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Research Papers

Experimental Study on Low Load Operation Range Extension by Autothermal On-Board Syngas Generation

[+] Author and Article Information
Max H. Baumgärtner

Lehrstuhl für Thermodynamik,
Technische Universität München,
Garching D-85747, Germany
e-mail: baumgaertner@td.mw.tum.de

Thomas Sattelmayer

Lehrstuhl für Thermodynamik,
Technische Universität München,
Garching D-85747, Germany

Manuscript received June 25, 2018; final manuscript received June 29, 2018; published online September 14, 2018. Assoc. Editor: Jerzy T. Sawicki.

J. Eng. Gas Turbines Power 141(1), 011014 (Sep 14, 2018) (8 pages) Paper No: GTP-18-1337; doi: 10.1115/1.4040747 History: Received June 25, 2018; Revised June 29, 2018

Volatile renewable energy sources induce power supply fluctuations. These need to be compensated by flexible conventional power plants. Gas turbines in combined cycle power plants adjust the power output quickly but their turn-down ratio is limited by the slow reaction kinetics, which leads to CO and unburned hydrocarbon emissions. To extend the turn-down ratio, part of the fuel can be converted to syngas, which exhibits a higher reactivity. By an increasing fraction of syngas in the fuel, the reactivity of the mixture is increased and total fuel mass flow and the power output can be reduced. An autothermal on-board syngas generator in combination with two different burner concepts for natural gas (NG)/syngas mixtures was presented in a previous study (Baumgärtner, M. H., and Sattelmayer, T., 2017, “Low Load Operation Range Extension by Autothermal On-Board Syngas Generation,” ASME J. Eng. Gas Turbines Power, 140(4), p. 041505). The study at hand shows a mass-flow variation of the reforming process with mass flows, which allow for pure syngas combustion and further improvements of the two burner concepts which result in a more application-oriented operation. The first of the two burner concepts comprises a generic swirl stage with a central lance for syngas injection. Syngas is injected with swirl to avoid a negative impact on the total swirl intensity and nonswirled. The second concept includes a central swirl stage with an outer ring of jets. For this burner, syngas is injected in both stages to avoid NOx emissions from the swirl stage. Increased NOx emissions produced by NG combustion of the swirl pilot were reported in last year's paper. For both burners, combustion performance is analyzed by OH*-chemiluminescence and gaseous emissions. The lowest possible adiabatic flame temperature without a significant increase of CO emissions was 170–210 K lower for the syngas compared to low load pure NG combustion. This corresponds to a decrease of 15–20% in terms of thermal power.

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References

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Figures

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Fig. 2

Sketch of the fuel processor test rig [3]

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Fig. 1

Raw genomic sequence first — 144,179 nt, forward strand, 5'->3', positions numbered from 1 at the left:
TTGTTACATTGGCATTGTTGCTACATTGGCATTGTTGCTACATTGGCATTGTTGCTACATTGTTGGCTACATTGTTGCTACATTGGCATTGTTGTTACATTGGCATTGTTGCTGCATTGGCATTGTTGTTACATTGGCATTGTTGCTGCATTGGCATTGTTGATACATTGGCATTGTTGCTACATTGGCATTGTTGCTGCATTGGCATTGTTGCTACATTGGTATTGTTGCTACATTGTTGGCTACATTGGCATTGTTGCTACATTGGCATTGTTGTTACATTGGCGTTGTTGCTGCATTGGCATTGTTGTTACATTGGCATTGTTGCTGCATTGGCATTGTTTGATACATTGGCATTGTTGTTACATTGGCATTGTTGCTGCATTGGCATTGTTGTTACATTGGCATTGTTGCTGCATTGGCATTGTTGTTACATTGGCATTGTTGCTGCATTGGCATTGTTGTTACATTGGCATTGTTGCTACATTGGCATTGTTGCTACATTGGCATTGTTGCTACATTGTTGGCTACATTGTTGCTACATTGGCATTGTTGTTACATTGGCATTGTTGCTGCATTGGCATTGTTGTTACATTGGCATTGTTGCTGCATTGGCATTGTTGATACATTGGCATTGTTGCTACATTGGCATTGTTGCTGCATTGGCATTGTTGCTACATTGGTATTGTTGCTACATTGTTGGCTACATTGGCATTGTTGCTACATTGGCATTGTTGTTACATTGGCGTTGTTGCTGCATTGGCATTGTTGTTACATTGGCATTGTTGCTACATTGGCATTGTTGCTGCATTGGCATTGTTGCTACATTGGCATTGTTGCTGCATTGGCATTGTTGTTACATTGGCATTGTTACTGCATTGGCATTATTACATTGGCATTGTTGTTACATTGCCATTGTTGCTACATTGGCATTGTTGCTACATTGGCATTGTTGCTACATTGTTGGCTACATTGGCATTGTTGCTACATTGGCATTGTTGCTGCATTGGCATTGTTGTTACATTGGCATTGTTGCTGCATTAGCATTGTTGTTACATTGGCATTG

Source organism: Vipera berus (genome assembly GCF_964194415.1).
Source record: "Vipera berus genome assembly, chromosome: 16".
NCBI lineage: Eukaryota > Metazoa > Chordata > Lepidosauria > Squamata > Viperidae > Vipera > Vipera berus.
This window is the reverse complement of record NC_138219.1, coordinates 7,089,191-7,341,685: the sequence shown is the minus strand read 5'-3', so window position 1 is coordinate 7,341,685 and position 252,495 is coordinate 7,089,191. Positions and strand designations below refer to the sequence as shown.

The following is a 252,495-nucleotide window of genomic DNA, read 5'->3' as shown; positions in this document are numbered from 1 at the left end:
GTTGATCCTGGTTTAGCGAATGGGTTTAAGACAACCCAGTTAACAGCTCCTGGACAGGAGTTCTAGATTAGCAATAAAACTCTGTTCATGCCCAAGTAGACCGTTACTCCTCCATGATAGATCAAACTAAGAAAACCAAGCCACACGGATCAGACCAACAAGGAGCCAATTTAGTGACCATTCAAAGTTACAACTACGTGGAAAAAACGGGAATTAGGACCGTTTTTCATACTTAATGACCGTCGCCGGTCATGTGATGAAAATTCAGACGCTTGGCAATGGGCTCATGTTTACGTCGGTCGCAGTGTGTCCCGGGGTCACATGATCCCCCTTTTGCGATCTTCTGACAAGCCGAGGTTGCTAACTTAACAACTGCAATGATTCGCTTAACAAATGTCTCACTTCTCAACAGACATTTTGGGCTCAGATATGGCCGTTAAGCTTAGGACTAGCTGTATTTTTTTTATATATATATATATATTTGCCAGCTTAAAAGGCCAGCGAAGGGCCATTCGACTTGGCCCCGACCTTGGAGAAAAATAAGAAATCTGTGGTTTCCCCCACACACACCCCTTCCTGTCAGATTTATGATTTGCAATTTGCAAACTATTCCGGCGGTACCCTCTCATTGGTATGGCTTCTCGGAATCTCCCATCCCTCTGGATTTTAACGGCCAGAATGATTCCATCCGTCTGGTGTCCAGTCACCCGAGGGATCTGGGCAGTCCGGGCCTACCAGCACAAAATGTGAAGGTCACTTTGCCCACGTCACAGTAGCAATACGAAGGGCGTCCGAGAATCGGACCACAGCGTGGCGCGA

Process scheme of on-board fuel processor for extension of part load regime [9]

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Fig. 3

Sketch of the generic swirl burner test rig with lance injector [3]

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Fig. 4

Sketch of the central swirl-stabilized jet burner test rig

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Fig. 13

Averaged OH*-chemiluminescence images showing the differences between premixed and syngas operation for the swirl-stabilized jet burner

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Fig. 15

Normalized NOx emissions of the swirl-stabilized jet burner for different syngas amounts

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Fig. 8

Averaged OH*-chemiluminescence images showing the differences between premixed and nonswirled syngas injection operation

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Fig. 9

Procedure for the temperature adjustment for the syngas cases

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Fig. 10

Normalized CO emissions of nonswirled lance injection for different syngas amounts

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Fig. 11

Normalized NOx emissions of nonswirled lance injection for different syngas amounts

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Fig. 12

Normalized CO emissions of swirled and nonswirled lance injection for different syngas amounts

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Fig. 5

Measured CH4 mole fraction along the fuel processor for Air/C = 2.5, H2O/C = 2.5, and different mass flows

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Fig. 6

Measured H2 mole fraction along the fuel processor for Air/C = 2.5, H2O/C = 2.5, and different mass flows

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Fig. 14

Normalized CO emissions of the swirl-stabilized jet burner for different syngas amounts

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Fig. 7

Averaged OH*-chemiluminescence images showing the differences between premixed and swirled syngas injection operation

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